There's also the Red Wings' history to take into consideration. The franchise has only ever retired seven numbers, and all of those have been absolute no-brainers, many of whom spent their entire careers in Detroit. Fedorov was very good, but he's not in the same tier as Steve Yzerman, Nicklas Lidstrom or Gordie Howe, so this isn't as clear-cut a call as it might seem.

Still, the Red Wings seem to be leaning toward welcoming Fedorov back, with GM Ken Holland recently acknowledging that they "probably have to have a conversation". That's not exactly a ringing endorsement, but it's not a slamming door either.

Toe Blake, Canadiens

It feels strange to see a Montreal player on this list, given the franchise's well-noted affinity for honoring its legends. You'd think a player who spent 13 of his 14 seasons as a Canadien during a Hall-of-Fame career would be at the front of the line. Blake won two Cups and a Hart Trophy in Montreal, and was a post-season all-star five times while playing on the famous Punch Line with Rocket Richard and Elmer Lach (both of whom have already been honored).

So why not Blake? It's possible that his coaching career managed to overshadow his playing days; he won eight Cups behind the Habs bench, winning nearly twice as many games as he lost, and that's probably what most of today's fans think of when they hear his name. Still, coaches don't have numbers, and Blake would have been worthy on a spot in the rafters even if he'd never stepped behind a bench.

While the Canadiens have honored a league-high 15 numbers and 18 players, they still have a handful of deserving names that they haven't got around too. (Goalie Bill Durnan is notable omission, among others.) Blake died 22 years ago, so it's possible that his time has passed in the eyes of the organization. His No. 6 is currently being worn by Shea Weber, so this feels like a longshot to happen anytime soon.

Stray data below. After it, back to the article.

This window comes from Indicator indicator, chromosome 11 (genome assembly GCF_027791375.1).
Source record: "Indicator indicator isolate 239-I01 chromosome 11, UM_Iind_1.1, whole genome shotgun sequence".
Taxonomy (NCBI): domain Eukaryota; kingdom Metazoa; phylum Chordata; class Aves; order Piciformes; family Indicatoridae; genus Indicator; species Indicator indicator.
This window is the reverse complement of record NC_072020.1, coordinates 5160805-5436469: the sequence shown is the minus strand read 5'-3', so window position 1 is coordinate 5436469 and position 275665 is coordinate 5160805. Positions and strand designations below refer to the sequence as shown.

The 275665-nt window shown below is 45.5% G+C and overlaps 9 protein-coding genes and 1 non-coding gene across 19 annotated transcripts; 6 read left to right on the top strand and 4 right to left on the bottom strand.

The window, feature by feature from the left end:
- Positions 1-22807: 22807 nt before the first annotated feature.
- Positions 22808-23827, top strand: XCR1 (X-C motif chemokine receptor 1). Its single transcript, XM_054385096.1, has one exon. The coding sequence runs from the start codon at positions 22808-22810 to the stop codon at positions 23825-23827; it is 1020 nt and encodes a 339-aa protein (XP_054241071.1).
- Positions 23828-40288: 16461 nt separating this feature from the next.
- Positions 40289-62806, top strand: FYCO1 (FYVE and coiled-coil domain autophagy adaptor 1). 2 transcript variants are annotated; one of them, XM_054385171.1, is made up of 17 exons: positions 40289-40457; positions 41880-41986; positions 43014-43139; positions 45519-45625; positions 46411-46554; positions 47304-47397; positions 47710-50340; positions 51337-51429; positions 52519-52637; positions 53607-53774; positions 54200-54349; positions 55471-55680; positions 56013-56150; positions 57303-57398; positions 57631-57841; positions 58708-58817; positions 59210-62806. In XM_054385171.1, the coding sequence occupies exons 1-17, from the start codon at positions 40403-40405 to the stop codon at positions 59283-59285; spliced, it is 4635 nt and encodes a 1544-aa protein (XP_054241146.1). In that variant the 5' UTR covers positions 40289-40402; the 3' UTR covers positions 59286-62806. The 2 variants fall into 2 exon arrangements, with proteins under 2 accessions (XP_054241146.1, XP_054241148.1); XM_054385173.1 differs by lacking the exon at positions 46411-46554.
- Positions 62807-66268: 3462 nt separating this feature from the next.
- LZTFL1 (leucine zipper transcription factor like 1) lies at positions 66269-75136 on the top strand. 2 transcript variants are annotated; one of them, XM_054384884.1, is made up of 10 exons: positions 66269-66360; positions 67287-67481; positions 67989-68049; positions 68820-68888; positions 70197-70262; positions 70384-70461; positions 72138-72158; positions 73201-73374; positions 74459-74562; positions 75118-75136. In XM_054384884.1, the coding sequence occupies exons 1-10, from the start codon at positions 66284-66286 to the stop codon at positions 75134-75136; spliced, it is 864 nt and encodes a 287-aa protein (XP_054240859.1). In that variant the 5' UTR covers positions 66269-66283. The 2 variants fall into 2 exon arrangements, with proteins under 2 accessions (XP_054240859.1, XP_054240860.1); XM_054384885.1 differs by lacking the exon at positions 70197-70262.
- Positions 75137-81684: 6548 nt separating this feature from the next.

Brad Park, Rangers and Bruins

Park is one of those great custody cases among NHL fans. Because his career was essentially split down the middle between New York and Boston (with a quick stop in Detroit), both fan bases like to claim him as their own. And he's clearly a legend – he was a first-team all-star five times, and the only reason he never won a Norris is because he kept finishing second to some kid named Bobby Orr.

So is he a Ranger or Bruin? It's a fun debate to have, and for what it's worth I ruled him a Ranger a few years back. But while guys like Patrick Roy and Mark Messier have had their numbers retired by two different teams, Park hasn't been honored by either the Bruins or Rangers. That seems odd, especially given that both teams have honored guys like Graves and Terry O'Reilly who didn't make the Hall of Fame. Park made it in his first year of eligibility, and rightly so. He was even named on the league's list of the 100 best players ever.

And yet somehow, he's never had his number retired. You wonder if the number itself might be part of the problem; Park wore No. 2 in New York, which has already been honored for Brian Leetch. But plenty of teams have retired the same number for multiple players. Maybe he just didn't last long enough with either team. Either way, many fans are surprised to hear that he hasn't been honored in both cities, let alone either one.

Sean McIndoe has been writing about the NHL since 2008; you may know him from Twitter as @downgoesbrown. His e-book, The 100 Greatest Players in NHL History, is available now. He appears weekly on